A leader in innovative techniques
Tufts Medical Center’s cardiac surgeons are leaders in the field of minimally invasive heart surgery. While standard open-heart surgery often requires cracking the breastbone (sternotomy) and exposing the heart, minimally invasive approaches give our surgeons access through small incisions. By using this technique, the surgeons are able to operate between the ribs and avoid sternotomy.
Other benefits of minimally invasive surgery over traditional open-heart surgery include:
- Lower risk of infection
- Lower risk of bleeding
- Reduced time in the ICU and shortened hospital stay
- Quicker return to activity
- Better cosmetic results
- Improved quality of life
Heart valve surgery
Heart valves open and close to direct the flow of blood in one direction through the chambers of the heart. When these valves can’t open or close completely, it can lead to valve disease including valvular stenosis (trouble closing completely, which causes the heart to have to work harder to pump blood through the valve) or regurgitation (the valve does not close all the way, allowing blood to leak backward in the wrong direction).
Our cardiac surgeons are part of the Valvular and Strutural Heart Health Center at Tufts Medical Center, which is dedicated to diagnosing and treating valvular diseases using a range of techniques including valve repair and replacement. In particular, our heart surgeons specialize in:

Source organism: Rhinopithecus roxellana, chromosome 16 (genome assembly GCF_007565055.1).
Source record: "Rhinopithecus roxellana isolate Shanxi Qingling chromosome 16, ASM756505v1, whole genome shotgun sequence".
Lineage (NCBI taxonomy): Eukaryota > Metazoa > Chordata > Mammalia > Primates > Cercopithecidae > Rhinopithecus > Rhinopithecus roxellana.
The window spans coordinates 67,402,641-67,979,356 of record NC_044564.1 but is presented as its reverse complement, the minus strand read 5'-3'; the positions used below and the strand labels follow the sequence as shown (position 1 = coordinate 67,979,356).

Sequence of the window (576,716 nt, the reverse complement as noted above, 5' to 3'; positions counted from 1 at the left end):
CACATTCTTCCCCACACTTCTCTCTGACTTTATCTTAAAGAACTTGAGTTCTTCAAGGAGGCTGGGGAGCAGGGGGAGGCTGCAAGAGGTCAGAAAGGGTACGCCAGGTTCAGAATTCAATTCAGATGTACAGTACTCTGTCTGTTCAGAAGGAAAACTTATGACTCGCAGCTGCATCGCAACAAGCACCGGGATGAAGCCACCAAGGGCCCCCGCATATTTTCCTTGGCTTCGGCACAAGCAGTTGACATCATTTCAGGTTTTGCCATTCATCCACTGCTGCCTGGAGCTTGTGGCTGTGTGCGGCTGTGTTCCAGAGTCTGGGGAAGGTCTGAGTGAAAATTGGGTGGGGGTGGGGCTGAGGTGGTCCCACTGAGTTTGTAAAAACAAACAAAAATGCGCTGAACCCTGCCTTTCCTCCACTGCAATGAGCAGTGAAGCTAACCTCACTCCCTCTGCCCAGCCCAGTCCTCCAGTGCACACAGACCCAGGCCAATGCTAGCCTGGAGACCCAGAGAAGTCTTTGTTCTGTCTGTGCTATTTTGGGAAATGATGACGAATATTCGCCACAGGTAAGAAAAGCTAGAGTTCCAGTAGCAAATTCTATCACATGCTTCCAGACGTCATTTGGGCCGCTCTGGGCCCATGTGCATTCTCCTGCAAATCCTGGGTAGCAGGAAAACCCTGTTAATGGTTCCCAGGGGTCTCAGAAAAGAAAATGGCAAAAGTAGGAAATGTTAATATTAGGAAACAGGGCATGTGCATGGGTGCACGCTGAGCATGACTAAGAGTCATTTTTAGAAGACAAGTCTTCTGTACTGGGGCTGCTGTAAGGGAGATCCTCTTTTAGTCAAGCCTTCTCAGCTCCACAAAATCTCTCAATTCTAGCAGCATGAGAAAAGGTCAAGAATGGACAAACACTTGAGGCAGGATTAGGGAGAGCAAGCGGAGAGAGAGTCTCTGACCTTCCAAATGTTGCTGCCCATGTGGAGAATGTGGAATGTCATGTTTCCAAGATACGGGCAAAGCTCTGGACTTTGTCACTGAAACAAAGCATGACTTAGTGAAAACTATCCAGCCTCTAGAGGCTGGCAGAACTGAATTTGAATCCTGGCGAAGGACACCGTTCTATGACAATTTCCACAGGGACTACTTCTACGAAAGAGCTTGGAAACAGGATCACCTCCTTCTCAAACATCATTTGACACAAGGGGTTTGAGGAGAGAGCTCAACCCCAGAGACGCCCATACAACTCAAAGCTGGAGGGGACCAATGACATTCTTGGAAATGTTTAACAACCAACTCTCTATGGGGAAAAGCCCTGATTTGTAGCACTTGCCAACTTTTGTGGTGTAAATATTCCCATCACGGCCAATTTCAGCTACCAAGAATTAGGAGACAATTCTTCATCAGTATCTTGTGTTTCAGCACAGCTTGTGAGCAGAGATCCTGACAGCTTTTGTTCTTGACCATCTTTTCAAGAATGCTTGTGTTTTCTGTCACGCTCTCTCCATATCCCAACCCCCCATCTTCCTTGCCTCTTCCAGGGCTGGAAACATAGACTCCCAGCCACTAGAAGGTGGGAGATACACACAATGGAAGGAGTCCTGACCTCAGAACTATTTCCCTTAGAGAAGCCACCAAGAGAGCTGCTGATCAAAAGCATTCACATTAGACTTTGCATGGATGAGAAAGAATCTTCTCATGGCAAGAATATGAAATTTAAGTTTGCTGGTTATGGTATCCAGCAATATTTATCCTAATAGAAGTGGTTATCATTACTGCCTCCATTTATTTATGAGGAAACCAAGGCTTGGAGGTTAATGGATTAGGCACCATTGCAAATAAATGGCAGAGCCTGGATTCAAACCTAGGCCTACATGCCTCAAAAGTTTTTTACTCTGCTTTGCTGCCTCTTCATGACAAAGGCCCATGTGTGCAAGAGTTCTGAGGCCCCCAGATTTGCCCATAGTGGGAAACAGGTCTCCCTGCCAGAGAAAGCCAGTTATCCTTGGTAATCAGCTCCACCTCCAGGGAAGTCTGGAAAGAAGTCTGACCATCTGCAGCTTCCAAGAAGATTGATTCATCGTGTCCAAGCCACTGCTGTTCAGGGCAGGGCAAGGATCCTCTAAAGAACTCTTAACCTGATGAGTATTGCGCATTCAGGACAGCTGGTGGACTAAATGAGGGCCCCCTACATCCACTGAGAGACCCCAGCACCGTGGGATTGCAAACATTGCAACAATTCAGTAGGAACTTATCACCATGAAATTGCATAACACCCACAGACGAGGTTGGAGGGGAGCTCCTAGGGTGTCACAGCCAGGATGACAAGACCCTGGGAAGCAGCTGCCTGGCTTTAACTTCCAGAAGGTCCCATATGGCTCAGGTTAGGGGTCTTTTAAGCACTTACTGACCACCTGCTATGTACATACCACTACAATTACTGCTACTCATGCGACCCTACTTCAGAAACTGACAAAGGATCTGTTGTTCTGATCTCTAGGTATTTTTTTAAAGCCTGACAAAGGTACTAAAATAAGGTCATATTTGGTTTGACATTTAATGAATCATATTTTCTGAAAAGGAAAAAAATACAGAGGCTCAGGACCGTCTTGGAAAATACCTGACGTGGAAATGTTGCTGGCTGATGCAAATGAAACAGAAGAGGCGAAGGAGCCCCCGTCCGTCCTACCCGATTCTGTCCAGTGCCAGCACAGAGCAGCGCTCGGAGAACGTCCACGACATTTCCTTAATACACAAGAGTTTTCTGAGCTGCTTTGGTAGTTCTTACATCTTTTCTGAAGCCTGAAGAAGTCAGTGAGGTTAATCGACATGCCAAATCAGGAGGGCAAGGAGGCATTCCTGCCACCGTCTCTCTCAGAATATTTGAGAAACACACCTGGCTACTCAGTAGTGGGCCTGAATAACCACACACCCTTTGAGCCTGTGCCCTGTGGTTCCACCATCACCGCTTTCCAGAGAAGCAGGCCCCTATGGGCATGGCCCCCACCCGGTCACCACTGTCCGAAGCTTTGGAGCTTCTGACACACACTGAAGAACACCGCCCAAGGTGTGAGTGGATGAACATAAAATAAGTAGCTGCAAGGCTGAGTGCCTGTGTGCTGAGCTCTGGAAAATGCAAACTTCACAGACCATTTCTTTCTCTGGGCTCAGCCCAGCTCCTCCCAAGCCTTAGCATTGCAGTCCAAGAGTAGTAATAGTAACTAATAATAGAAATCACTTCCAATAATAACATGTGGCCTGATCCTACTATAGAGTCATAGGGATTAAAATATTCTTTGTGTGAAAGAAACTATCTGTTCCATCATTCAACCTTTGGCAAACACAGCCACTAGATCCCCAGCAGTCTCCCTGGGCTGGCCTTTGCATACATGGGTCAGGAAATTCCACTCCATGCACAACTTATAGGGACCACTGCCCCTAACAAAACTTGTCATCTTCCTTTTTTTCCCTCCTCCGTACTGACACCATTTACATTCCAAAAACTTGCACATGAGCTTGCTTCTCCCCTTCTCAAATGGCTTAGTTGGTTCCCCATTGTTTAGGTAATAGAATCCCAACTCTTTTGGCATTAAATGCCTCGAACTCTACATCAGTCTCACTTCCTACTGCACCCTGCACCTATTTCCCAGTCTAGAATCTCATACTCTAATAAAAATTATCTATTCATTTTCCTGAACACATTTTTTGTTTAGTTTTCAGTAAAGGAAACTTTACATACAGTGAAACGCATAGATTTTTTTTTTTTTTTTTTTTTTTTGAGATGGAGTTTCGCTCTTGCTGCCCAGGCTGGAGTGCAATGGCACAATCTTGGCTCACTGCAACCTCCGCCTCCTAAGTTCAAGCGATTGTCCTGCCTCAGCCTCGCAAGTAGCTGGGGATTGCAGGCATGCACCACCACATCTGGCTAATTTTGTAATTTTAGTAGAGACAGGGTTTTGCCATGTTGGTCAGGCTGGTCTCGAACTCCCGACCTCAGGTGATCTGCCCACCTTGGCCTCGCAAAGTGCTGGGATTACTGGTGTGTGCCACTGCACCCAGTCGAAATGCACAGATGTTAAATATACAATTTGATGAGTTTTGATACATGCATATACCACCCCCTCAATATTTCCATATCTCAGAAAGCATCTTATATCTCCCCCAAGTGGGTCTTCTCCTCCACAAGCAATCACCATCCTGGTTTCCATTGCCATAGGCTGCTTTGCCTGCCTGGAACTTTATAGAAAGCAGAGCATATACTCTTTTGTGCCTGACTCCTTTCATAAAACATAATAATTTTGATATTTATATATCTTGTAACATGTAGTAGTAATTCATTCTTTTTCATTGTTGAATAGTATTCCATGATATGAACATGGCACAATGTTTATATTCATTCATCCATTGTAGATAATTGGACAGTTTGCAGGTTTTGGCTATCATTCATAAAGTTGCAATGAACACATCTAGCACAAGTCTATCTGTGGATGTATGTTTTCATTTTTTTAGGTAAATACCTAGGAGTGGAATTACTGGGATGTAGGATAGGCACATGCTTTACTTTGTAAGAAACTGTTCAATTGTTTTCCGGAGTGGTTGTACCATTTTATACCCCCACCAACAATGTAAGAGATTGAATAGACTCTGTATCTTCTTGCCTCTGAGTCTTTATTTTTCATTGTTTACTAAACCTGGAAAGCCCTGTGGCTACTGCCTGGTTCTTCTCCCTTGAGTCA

- Trans-catheter aortic valve replacement: We are currently using both transfemoral and transapical approaches to insert an artificial valve in the aortic position.
- Mini-thoracotomy: This approach involves a 2-inch incision between the ribs to provide access to the valve without opening the chest.
- Hemi-sternotomy: A partial incision of the breast bone which allows access to the aortic valve without having to open the chest.
Learn more about the Valvular and Structural Heart Health Center >
As part of the New England Cardiac Arrhythmia Center at Tufts Medical Center, our cardiac surgeons treat the range of abnormal heart rhythms. Along with the use of antiarrhythmic drugs, ICDs, pacemakers and ablation techniques, our surgeons offer the Maze procedure. During this procedure, the surgeon makes a series of incisions in the upper half of the heart. When the incisions heal, they form scars that help guide the electrical impulses of the heart.
Learn more about the New England Cardiac Arrhythmia Center >